Everyone's got a view on where interest rates are heading, but here's an intriguing one garnered from a recent chinwag with a leading British banker. In his view, if the Bank of England's repo rate rose even as high as 6 per cent - only 1.75 per centage points higher than it is at the moment - it would so poleaxe British business that the Monetary Policy Committee couldn't possibly contemplate such a tightening. If he's right about this, then it means that any attempt by the Bank of England to use interest rates to bring the housing market under control is pretty much doomed to failure.

The Bank of England has raised interest rates three times since last November, but so far it has had nil impact on house price inflation. In fact, house prices have further accelerated since interest rates started to rise. There's little reason to suppose a further gradual tightening will have much impact either. Yet as the Council for Mortgage Lenders has highlighted, there plainly is a level of interest rates that would stop the market dead in its tracks.

Perhaps regrettably, this level may be a good deal higher than anything that would be tolerable in the business economy. If my banker is right, then house price inflation is going to be extraordinarily difficult to tame, for the last thing the Bank of England wants to do is bring about a recession in business. As well as further unbalancing the economy, the ultimately effect would be to bring about the very housing market crash that the Bank wishes to avoid, for recession in business means growing job insecurity. There's nothing more deadly to the housing market than rising unemployment.

So what conclusions should be drawn from these observations? One is that it is still most unlikely that rates will rise beyond the cyclical peak of 5.5 per cent the markets anticipate. Indeed, they may not rise even that far. Another is that monetary policy should not, and perhaps cannot, be used for the purpose of puncturing an asset price bubble. The collateral damage of trying to do so is just too great. The MPC must therefore rely on other factors to bring house prices under control. One of these might be the natural caution of lenders, many of whom are beginning to worry about people's ability to service the very substantial loans they are taking on. Some are already reining back, if only a little as yet.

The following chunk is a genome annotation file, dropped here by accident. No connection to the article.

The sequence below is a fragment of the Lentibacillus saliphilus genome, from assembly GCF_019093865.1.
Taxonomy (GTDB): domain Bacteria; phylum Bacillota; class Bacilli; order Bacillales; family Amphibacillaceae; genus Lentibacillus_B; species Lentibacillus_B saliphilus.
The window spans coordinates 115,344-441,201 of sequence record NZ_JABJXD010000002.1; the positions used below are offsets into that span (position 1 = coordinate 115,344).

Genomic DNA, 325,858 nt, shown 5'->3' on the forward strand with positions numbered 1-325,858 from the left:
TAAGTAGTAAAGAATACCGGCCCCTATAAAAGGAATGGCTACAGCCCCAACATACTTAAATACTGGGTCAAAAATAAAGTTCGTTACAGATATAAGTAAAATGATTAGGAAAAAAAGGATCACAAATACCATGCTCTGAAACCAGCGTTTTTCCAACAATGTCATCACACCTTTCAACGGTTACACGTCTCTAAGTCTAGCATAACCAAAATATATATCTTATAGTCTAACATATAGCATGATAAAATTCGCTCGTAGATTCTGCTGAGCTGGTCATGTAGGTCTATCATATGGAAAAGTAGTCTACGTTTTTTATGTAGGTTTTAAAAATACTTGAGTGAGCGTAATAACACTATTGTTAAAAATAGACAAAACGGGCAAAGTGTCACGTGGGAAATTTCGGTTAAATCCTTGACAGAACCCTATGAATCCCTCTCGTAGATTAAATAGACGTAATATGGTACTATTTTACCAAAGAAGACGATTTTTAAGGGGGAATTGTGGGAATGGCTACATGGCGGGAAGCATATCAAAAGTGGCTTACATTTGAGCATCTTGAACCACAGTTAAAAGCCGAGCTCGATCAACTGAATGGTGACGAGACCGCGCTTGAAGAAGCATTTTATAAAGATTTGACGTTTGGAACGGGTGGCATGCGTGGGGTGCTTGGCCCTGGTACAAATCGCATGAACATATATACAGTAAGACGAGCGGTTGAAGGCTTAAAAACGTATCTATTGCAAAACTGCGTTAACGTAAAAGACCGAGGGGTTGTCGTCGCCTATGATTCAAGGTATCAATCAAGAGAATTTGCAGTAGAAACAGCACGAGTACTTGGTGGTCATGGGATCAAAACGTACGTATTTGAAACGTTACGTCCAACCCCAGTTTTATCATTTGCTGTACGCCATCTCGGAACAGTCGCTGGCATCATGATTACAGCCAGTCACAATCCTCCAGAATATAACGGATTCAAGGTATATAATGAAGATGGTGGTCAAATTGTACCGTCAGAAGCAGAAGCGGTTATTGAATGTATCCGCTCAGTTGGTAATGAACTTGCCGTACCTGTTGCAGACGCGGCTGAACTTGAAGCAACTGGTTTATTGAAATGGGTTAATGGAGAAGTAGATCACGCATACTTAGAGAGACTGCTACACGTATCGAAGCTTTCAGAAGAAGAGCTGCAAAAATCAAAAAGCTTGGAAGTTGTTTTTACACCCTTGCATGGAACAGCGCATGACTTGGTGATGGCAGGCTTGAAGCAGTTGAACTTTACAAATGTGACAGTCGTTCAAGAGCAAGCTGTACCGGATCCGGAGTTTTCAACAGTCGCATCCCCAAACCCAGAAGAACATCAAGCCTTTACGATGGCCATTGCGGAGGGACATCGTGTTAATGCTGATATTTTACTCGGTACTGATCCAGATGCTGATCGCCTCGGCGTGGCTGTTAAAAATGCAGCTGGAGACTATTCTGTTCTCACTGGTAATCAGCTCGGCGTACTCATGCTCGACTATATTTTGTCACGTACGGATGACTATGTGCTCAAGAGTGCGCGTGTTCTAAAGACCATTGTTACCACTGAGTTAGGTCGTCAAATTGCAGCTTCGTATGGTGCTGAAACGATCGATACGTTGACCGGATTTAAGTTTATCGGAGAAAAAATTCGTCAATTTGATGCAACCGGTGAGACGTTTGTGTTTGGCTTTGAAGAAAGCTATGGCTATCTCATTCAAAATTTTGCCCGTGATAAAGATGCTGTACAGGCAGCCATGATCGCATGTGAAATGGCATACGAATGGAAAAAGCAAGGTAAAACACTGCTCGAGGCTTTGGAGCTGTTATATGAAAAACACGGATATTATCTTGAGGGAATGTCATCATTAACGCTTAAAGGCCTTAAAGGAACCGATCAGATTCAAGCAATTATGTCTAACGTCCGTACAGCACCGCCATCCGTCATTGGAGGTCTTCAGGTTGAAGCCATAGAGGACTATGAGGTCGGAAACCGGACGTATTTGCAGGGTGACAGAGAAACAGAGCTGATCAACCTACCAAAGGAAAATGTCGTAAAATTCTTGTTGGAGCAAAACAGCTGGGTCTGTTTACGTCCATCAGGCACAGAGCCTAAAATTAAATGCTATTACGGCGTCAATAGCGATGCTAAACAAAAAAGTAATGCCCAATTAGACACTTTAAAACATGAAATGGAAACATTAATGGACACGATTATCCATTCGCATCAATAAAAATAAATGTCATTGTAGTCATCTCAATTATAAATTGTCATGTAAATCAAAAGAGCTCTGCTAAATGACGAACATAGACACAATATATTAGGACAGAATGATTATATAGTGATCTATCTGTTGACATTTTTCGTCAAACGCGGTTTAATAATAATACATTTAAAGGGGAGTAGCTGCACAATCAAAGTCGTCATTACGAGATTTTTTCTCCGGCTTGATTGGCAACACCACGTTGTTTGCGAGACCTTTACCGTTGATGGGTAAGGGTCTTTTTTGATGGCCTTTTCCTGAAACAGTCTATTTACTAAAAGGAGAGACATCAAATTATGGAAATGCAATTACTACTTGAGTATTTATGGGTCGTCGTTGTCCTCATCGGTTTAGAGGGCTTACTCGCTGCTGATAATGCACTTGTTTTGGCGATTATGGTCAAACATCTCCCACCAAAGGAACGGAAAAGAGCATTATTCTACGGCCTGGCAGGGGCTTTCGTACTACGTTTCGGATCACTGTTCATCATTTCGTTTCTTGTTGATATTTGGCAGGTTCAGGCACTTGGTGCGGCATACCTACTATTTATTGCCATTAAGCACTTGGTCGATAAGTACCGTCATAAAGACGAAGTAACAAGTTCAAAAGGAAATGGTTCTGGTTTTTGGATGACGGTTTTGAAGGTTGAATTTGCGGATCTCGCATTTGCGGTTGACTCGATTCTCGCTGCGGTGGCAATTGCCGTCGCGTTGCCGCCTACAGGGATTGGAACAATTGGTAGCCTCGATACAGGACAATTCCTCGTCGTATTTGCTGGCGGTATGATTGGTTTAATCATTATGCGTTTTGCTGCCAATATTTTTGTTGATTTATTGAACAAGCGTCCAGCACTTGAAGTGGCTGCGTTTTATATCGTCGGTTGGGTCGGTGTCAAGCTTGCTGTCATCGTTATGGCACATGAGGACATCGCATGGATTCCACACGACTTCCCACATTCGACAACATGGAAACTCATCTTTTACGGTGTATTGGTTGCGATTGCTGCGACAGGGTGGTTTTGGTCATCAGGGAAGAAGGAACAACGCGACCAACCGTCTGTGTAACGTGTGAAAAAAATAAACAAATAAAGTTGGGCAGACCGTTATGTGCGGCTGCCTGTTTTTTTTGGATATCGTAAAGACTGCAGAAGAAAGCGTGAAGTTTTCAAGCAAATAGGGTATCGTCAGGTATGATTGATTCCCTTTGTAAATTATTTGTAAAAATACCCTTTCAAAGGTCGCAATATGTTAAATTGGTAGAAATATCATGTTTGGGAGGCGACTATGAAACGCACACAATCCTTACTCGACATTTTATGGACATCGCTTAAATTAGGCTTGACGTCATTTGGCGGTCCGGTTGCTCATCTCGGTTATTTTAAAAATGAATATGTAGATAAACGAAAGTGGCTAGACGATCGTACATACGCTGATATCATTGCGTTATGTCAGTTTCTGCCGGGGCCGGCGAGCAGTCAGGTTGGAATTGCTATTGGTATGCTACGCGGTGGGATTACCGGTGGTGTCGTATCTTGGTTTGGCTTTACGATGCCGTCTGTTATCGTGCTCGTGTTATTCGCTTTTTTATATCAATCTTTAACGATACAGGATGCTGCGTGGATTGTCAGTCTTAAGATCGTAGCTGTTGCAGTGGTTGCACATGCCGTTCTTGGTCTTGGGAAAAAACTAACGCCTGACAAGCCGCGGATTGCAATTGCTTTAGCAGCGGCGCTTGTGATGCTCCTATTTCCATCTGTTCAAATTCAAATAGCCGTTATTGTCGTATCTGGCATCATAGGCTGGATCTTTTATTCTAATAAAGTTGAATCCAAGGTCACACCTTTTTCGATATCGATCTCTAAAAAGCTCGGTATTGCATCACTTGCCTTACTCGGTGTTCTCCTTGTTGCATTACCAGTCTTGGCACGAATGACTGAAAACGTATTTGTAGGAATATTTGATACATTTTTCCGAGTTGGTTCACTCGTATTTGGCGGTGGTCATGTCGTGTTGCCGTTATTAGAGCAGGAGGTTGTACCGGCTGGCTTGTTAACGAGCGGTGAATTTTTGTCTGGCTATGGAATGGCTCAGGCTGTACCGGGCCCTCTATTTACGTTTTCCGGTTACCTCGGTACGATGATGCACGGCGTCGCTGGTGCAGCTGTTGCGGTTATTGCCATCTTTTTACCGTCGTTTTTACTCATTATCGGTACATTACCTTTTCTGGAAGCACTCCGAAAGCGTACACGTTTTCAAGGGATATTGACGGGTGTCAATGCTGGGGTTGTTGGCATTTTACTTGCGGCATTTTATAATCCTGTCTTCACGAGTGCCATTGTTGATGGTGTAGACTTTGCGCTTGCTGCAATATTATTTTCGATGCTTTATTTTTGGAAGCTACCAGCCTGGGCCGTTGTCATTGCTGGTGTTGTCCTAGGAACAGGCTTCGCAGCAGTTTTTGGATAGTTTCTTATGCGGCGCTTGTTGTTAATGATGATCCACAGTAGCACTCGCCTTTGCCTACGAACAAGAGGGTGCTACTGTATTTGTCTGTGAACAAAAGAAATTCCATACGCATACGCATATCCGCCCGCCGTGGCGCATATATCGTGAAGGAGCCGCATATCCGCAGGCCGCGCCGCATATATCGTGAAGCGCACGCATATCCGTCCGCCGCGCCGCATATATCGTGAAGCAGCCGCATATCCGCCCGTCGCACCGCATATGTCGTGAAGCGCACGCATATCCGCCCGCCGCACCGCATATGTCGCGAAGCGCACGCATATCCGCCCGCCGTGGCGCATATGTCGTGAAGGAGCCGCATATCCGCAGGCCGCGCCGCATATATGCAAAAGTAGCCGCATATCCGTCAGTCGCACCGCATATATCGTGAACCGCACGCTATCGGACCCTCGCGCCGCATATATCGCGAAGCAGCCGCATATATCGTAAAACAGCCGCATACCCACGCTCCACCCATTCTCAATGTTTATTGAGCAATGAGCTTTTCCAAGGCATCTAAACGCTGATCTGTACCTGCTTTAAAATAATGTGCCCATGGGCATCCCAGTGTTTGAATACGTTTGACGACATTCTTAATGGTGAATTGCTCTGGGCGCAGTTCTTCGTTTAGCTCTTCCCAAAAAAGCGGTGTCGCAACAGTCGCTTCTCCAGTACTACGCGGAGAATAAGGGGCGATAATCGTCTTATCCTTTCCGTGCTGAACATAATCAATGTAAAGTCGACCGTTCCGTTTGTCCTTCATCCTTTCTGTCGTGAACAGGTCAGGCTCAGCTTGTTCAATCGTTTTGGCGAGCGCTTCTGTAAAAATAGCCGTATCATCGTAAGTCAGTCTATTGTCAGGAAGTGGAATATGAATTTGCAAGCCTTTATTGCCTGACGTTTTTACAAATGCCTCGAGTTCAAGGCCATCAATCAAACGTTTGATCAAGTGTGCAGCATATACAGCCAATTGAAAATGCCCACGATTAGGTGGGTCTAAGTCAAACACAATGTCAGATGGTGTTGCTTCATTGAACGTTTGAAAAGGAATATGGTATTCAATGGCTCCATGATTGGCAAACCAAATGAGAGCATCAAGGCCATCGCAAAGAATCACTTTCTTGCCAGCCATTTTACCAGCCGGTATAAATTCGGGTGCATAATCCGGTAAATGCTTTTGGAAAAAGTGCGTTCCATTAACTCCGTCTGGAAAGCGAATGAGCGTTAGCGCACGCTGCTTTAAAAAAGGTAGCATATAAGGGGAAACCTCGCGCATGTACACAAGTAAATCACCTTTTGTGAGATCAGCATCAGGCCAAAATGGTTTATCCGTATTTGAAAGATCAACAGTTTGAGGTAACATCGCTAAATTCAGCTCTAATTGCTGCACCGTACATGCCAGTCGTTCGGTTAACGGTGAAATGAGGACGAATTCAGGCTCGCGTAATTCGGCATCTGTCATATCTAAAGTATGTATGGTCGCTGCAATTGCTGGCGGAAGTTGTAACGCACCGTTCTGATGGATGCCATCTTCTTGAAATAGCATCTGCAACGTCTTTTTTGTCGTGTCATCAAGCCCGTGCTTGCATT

With or without interest rate rises, house prices will eventually fall of their own accord. It's not yet clear when or what the impact will be on the wider economy when they do.

Split-caps fiasco

The attempt by the Financial Services Authority to wring voluntary compensation out of the split-caps investment trusts industry is in danger of turning into an even bigger fiasco than the scandal itself. Voluntary compensation was always a good idea in theory, if only because it promised to expedite a process that would otherwise be tied up in years of costly and debilitating enforcement.

In practice, there has been bad faith on both sides, and you have to wonder whether it would ever have been possible for the 21 firms involved to agree voluntary compensation when the FSA was refusing to promise that this would be an end of the matter. Instead, there was the threat of disciplinary action and fines to follow. The FSA seemed unwilling to allow for the payment of compensation without any admission of guilt. No business in its right mind is going to agree that kind of open-ended liability.

If these difficulties were not enough, the two sides have also been worlds apart on price. The FSA's failure to resolve the matter is proving a growing embarrassment to John Tiner, the chief executive. Matters had to be brought to a head eventually, but Mr Tiner seems to have grasped the nettle in a manner guaranteed to scupper all possibility of a voluntary deal. With the gun held firmly against the industry's head, he's said pay £350m or we'll pick you off one by one in enforcement and disciplinary procedures.

The most the industry has been prepared to consider so far is £120m, so it seems rather unlikely those in the frame would be prepared to pay more than double whileother issues remain unresolved. The FSA's failure to reach agreement will undermine all prospect of voluntary settlements in such matters for years to come. This is perhaps a shame, but then it always was naive of the FSA to think that such a complex and many-layered scandal could be settled by voluntary means. Agreeing the global figure would have been just the start of it. Attempting to establish who would be liable for what would have been doubly fraught.

jeremy.warner@independent.co.uk